"The U.S. Food and Drug Administration will complete its phase-out of all inhaler medical products containing chlorofluorocarbons (CFCs) by Dec. 31, 2013. This effort is to comply with an international treaty to protect the ozone layer by phasing "...
Xopenex HFA Consumer
IMPORTANT: HOW TO USE THIS INFORMATION: This is a summary and does NOT have all possible information about this product. This information does not assure that this product is safe, effective, or appropriate for you. This information is not individual medical advice and does not substitute for the advice of your health care professional. Always ask your health care professional for complete information about this product and your specific health needs.
LEVALBUTEROL HFA INHALER - ORAL
COMMON BRAND NAME(S): Xopenex HFA
USES: Levalbuterol is used to prevent and treat wheezing and shortness of breath caused by breathing problems (such as asthma, chronic obstructive pulmonary disease). Levalbuterol belongs to a class of drugs known as bronchodilators. It works in the airways by opening breathing passages and relaxing muscles. Controlling symptoms of breathing problems can decrease time lost from work or school.
HOW TO USE: Read the Patient Information Leaflet provided by your pharmacist before you start using this medication and each time you get a refill. Follow the illustrated directions for the proper use of this medication and proper cleaning of the mouthpiece. If you have any questions, ask your doctor or pharmacist.
Shake the canister well before using. Follow the instructions for test sprays in the air if you are using a canister for the first time or if you have not used it for 3 days or more. A fine mist is a sign that the inhaler is working properly. Avoid spraying the medication in your eyes.
Inhale this medication by mouth as directed by your doctor, usually every 4 to 6 hours as needed. The dosage is based on your medical condition and response to treatment. Do not increase your dose or use it more often than prescribed without your doctor's approval. If two inhalations are prescribed, wait at least 1 minute between them.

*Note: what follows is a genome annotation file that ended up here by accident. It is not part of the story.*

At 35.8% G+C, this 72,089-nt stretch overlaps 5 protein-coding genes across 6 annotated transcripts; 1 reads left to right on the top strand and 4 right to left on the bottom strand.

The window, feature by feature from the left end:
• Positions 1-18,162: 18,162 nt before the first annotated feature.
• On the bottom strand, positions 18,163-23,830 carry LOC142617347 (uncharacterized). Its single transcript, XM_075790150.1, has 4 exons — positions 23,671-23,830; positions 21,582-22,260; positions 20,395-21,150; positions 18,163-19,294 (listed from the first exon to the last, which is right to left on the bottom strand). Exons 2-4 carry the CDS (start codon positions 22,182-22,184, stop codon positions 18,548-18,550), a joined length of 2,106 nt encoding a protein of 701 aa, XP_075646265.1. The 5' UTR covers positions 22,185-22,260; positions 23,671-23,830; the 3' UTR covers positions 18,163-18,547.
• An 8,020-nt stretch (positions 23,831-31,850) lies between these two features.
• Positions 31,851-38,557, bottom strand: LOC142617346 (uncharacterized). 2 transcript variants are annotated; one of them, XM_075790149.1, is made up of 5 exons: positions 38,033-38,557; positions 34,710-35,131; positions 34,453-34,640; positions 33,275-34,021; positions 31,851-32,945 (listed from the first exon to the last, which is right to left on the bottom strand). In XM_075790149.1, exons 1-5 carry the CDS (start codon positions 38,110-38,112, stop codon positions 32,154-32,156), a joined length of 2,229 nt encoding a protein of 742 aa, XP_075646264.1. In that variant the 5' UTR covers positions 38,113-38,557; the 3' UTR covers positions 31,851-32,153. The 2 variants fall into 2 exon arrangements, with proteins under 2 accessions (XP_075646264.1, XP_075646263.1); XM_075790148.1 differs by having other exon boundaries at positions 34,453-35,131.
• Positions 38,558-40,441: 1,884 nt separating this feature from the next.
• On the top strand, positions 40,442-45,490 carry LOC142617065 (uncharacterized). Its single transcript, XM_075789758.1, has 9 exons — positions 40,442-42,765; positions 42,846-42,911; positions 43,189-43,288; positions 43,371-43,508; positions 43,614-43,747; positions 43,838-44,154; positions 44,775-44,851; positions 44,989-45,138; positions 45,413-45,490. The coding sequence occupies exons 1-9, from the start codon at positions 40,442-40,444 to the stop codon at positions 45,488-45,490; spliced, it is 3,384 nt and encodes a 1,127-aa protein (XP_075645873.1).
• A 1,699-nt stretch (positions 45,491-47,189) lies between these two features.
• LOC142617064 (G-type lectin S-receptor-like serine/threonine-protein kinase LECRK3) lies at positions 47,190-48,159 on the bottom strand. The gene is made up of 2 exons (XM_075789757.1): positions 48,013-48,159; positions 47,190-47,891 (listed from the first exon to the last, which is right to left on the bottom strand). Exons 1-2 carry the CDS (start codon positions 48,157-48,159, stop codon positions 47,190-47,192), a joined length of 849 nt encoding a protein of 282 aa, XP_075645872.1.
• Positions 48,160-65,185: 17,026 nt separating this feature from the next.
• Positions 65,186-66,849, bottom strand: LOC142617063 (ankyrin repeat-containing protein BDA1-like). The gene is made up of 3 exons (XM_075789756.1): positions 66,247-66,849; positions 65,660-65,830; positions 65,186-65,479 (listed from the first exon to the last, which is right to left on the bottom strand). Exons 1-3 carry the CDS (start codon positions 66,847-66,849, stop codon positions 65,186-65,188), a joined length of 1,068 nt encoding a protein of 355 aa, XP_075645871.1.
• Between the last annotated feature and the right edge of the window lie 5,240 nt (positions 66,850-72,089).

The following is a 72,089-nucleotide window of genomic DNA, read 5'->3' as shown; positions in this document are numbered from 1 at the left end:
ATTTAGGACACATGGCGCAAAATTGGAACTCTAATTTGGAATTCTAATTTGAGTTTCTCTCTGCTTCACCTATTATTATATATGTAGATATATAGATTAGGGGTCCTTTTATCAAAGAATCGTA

Using a spacer device with the inhaler may help you use this medication properly. Ask your doctor or pharmacist for more information.
If a child is using this medication, a parent or other responsible adult may need to help the child use the inhaler properly.
If you are using other inhalers at the same time, wait several minutes between the use of each medication and use the corticosteroid last.
Always have your quick-relief inhaler with you. Keep track of the number of inhalations you use, and discard the inhaler after you have used the labeled number of inhalations on the product package. Also count test sprays used to prime the inhaler. Do not float the metal canister in water to test if any more drug is left in the canister.
Learn which of your inhalers you should use every day and which you should use if your breathing suddenly worsens. Ask your doctor ahead of time what to do if you have worsening cough or shortness of breath, wheezing, increased sputum, worsening peak flow meter readings, increased use of your quick-relief inhaler, or if your quick-relief inhaler does not seem to be working well. Ask your doctor when you can treat breathing problems by yourself and when you must get medical help right away.
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